Monday, 30 January 2012

The Great Detectives - Miss Marple

The elderly spinster who dabbles as an amateur detective - the only way one  could use such a character in a crime novel these days would be as a parody or homage. The character wasn't exactly fresh when Agatha Christie first presented Miss Jane Marple to her readers in 1930's Murder in the Vicarage, although Christie had already used the character in the short story, The Tuesday Club which was published in 1927 in The Sketch Magazine.

Christie started to think of creating a great female detective after she clashed with stage writer Michael Morton over the stage adaptation of her successful novel, The Murder of Roger Ackroyd. Morton had wanted to turn Poirot into a dashing young Frenchman but Christie would have none of it. Christie was however forced to compromise and allow her character of Caroline Shepard to be changed from an insightful old maid who aids Poirot into a bright young thing to allow for a romantic interest. Caroline was Christie's favourite character from her novel and her transformation  for the stage play stung. Christie told friends then that she would create an aged female detective and thus the seeds of Miss Marple were sown in the writers' mind.

Christie was very well read and kept up with the works of her contemporaries - a favourite writer was Dorothy L Sayers and Christie was taken with the character of Miss Climpson an elderly spinster who  aided Sayer's detective, Lord Peter Wimsey in the 1927 novel, Unnatural Death. Christie and Sayers became great friends and when the first Miss Marple novel was published Sayers wrote to Christie saying, 'Dear old Tabbies are the only possible right king of female detectives and Miss M. is lovely.' Sayers later went onto create a detective agency of ageing spinsters set up by Peter Wimsey and Miss Climpson - Climson may have influenced Miss Marple but now the favour had been returned.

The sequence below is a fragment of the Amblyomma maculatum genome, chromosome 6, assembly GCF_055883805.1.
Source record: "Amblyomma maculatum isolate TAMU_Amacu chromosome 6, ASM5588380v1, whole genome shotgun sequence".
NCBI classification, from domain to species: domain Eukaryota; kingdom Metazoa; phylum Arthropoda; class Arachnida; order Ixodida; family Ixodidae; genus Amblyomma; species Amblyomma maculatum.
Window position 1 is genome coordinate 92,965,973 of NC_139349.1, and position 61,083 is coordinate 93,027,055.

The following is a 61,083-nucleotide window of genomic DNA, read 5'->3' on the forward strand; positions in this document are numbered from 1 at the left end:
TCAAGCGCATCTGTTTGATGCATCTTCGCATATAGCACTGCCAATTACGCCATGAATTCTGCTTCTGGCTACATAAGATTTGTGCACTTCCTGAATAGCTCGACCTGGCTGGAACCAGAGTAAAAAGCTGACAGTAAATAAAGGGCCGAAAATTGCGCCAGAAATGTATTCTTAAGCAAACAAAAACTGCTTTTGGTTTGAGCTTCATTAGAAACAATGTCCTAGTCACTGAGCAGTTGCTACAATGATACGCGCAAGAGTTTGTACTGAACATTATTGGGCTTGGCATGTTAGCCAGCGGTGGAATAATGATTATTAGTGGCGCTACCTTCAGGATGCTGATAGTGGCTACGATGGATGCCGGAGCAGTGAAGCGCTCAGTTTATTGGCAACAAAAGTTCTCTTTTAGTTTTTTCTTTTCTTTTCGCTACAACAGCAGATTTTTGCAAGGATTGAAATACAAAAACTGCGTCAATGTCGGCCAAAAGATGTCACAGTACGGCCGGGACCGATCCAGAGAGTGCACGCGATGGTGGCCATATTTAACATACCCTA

Another writer who helped sow the seeds of Marple was Anna Katherine Green, often called the mother of modern detective fiction. Green used a character called Amelia Butterworth in several mystery novels.The writer was a favourite of Christie who wrote of the importance on her own work in her autobiography by stating that Green's works are what started her thinking of becoming a mystery writer in the first place.

However the British tradition of  the literary spinster can be traced back to Miss Burns in Jane Austen's Emma and Betsy Trotwood in Dickens' David Copperfield. There is also Miss Prism in Oscar Wilde's The Importance of Being Earnest who was interestingly brought to the screen in the shape of Margaret Rutherford, the actress most associated with Miss Marple.

Christie used Miss Marple in a dozen novels and several short stories and the character is arguable the most famous female detective in all of crime fiction. A diverse range of actresses have brought the character to the screen and next to Poirot she is Christie most well loved and read character,

A great fictional detective indeed.

 In March 2011 it was reported that The Walt Disney Company had acquired the cinematic rights to the Miss Marple character, and was planning a contemporary adaptation to be set in the United States. It was reported that Jennifer Garner would portray Miss Marple in the new franchise, and that Mark Frost had been hired to write the script for the first film which would give us a younger, more seductive Marple. What Agatha Christie would think of this sexing up of the character would likely be unprintable.

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